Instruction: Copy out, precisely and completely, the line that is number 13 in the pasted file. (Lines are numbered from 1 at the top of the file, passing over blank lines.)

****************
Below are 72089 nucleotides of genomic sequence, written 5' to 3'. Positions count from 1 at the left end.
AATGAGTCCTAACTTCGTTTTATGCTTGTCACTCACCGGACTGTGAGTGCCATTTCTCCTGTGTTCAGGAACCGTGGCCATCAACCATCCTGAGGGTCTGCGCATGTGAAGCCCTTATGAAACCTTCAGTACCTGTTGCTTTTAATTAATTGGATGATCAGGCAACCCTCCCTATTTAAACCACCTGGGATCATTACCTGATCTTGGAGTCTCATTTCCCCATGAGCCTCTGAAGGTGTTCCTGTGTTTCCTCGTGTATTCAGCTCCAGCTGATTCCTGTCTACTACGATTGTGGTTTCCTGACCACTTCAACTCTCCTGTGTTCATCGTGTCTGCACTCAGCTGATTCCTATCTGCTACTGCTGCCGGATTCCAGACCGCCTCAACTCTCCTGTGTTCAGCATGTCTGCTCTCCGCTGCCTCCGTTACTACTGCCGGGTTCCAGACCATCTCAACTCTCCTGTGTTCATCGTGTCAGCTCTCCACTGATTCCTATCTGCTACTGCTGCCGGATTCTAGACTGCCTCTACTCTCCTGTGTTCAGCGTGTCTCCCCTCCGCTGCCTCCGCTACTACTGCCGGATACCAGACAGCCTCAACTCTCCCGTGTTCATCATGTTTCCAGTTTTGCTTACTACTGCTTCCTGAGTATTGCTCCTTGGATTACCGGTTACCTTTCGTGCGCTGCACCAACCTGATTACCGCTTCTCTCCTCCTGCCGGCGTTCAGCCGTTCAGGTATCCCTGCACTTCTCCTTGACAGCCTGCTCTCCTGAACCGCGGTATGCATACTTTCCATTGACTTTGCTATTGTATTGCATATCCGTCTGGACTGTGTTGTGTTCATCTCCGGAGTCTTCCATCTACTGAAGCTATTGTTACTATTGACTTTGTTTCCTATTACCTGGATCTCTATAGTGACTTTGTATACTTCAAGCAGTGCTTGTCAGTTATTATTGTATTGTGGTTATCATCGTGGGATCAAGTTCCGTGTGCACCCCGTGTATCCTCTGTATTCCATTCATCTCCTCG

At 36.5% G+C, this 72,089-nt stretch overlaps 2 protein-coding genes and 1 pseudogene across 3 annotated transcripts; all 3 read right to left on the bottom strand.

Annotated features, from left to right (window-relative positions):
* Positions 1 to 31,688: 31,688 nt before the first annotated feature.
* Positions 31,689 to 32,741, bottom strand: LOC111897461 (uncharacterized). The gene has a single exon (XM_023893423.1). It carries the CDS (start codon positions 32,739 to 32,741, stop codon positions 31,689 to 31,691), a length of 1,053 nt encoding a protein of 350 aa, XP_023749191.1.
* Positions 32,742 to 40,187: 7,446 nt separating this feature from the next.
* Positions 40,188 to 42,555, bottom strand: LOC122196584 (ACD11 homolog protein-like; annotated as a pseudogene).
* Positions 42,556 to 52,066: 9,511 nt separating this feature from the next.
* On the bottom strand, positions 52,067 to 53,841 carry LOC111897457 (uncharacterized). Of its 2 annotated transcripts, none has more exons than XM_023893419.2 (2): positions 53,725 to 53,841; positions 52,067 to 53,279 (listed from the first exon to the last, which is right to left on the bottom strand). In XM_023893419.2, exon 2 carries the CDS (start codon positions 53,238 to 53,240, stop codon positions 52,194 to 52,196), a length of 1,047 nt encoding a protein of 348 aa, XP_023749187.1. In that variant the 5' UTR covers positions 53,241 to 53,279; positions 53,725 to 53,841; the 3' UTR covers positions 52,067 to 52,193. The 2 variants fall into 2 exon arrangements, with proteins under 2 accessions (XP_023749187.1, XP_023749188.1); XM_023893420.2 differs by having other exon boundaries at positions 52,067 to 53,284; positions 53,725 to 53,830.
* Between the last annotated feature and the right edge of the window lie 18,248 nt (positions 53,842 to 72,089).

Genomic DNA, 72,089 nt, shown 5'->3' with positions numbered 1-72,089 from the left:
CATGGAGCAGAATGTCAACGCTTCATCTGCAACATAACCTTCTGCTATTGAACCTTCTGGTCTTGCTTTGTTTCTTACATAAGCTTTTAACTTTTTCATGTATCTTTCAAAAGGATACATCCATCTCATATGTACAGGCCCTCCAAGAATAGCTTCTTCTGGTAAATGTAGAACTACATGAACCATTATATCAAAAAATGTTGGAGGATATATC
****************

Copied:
CATGGAGCAGAATGTCAACGCTTCATCTGCAACATAACCTTCTGCTATTGAACCTTCTGGTCTTGCTTTGTTTCTTACATAAGCTTTTAACTTTTTCATGTATCTTTCAAAAGGATACATCCATCTCATATGTACAGGCCCTCCAAGAATAGCTTCTTCTGGTAAATGTAGAACTACATGAACCATTATATCAAAAAATGTTGGAGGATATATC